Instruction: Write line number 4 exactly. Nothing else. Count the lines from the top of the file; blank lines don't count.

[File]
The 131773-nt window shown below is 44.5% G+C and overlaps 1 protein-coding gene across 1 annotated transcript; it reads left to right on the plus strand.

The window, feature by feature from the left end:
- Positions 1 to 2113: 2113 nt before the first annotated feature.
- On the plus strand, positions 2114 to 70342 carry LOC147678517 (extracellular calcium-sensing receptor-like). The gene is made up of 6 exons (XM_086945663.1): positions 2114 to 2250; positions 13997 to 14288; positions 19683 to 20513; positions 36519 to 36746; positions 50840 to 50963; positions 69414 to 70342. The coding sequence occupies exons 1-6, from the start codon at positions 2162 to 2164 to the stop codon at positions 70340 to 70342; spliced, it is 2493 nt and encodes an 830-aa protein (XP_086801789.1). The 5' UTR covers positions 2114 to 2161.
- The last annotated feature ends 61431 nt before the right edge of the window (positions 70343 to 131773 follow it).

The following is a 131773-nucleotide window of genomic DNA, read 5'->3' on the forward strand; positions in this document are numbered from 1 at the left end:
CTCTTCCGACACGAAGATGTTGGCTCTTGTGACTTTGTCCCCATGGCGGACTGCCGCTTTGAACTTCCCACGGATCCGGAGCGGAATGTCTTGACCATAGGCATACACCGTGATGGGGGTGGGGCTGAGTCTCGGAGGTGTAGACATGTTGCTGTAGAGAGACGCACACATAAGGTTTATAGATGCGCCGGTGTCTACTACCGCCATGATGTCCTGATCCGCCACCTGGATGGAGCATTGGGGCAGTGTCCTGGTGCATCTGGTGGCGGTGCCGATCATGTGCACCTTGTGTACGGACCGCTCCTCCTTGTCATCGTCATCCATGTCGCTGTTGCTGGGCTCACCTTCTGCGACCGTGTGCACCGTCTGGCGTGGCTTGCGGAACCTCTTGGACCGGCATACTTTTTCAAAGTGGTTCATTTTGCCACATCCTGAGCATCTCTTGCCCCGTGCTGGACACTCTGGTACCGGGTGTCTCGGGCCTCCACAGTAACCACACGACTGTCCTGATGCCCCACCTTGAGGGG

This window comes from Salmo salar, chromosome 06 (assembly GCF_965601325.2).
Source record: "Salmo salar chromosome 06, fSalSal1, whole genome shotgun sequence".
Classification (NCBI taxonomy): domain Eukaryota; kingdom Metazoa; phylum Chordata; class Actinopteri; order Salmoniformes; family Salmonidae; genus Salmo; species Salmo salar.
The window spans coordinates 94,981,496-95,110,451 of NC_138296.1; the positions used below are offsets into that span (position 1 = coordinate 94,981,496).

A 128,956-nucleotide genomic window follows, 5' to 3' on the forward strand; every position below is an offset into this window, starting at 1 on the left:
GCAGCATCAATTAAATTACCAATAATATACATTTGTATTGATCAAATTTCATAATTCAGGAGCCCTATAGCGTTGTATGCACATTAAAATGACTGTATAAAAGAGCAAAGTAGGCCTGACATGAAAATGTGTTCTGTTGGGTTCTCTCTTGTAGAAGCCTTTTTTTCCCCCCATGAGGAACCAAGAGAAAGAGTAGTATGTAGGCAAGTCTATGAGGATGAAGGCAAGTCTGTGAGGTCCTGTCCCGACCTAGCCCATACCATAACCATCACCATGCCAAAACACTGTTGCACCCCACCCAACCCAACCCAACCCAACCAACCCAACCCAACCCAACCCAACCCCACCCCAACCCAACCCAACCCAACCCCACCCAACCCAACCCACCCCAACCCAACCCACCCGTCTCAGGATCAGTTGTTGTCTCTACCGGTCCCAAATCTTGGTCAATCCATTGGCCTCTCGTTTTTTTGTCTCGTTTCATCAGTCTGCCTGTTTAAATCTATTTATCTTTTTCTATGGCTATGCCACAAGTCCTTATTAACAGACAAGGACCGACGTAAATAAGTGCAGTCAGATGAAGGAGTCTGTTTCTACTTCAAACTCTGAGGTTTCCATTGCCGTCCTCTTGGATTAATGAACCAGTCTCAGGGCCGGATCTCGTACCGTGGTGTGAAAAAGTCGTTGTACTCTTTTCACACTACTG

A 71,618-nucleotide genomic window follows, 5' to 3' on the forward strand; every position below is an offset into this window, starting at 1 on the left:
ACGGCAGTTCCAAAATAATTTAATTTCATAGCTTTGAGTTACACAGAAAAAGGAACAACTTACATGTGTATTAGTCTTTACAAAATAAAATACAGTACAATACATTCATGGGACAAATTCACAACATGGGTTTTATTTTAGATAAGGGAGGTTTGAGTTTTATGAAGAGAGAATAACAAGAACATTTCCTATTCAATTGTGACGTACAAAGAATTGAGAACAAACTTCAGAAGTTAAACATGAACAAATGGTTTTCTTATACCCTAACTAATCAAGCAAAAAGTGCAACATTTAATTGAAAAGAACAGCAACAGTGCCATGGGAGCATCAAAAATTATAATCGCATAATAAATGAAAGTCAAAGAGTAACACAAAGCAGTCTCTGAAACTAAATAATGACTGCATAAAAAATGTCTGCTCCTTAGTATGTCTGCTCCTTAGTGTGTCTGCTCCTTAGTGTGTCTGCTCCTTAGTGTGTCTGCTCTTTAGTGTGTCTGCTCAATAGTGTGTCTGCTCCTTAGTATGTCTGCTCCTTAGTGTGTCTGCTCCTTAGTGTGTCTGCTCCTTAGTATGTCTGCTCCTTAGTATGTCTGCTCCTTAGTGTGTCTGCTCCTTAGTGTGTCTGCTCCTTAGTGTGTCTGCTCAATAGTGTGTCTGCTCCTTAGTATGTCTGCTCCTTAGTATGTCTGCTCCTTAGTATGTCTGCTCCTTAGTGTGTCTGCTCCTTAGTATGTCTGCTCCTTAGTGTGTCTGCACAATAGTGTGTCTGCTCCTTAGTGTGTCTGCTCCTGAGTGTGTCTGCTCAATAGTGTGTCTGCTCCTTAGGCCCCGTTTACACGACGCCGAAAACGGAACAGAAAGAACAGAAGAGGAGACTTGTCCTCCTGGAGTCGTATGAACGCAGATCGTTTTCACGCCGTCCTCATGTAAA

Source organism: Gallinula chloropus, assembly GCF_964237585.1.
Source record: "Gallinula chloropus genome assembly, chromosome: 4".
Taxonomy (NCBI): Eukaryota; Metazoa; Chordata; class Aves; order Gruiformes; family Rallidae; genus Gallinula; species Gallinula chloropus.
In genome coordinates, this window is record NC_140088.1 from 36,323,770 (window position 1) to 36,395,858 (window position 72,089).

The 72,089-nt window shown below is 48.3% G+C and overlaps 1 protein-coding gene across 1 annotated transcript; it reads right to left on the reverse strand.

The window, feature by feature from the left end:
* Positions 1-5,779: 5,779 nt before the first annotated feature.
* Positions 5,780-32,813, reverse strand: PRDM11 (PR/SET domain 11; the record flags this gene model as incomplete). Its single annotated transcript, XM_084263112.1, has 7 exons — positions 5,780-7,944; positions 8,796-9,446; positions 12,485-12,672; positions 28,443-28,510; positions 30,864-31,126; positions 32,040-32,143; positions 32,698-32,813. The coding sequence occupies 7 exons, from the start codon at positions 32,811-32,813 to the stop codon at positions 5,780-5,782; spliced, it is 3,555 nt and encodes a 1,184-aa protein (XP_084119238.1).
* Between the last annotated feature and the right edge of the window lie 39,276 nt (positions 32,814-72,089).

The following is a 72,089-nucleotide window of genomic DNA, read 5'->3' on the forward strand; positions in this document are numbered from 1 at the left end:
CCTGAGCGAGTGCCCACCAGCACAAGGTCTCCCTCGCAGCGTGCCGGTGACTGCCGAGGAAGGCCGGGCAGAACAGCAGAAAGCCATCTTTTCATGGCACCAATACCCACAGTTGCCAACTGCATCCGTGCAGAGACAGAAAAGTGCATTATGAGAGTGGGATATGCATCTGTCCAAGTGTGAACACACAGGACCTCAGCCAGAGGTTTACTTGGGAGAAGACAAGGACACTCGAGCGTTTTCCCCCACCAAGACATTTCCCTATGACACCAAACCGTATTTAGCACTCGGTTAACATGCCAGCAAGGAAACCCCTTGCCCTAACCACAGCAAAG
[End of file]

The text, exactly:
- On the plus strand, positions 2114 to 70342 carry LOC147678517 (extracellular calcium-sensing receptor-like). The gene is made up of 6 exons (XM_086945663.1): positions 2114 to 2250; positions 13997 to 14288; positions 19683 to 20513; positions 36519 to 36746; positions 50840 to 50963; positions 69414 to 70342. The coding sequence occupies exons 1-6, from the start codon at positions 2162 to 2164 to the stop codon at positions 70340 to 70342; spliced, it is 2493 nt and encodes an 830-aa protein (XP_086801789.1). The 5' UTR covers positions 2114 to 2161.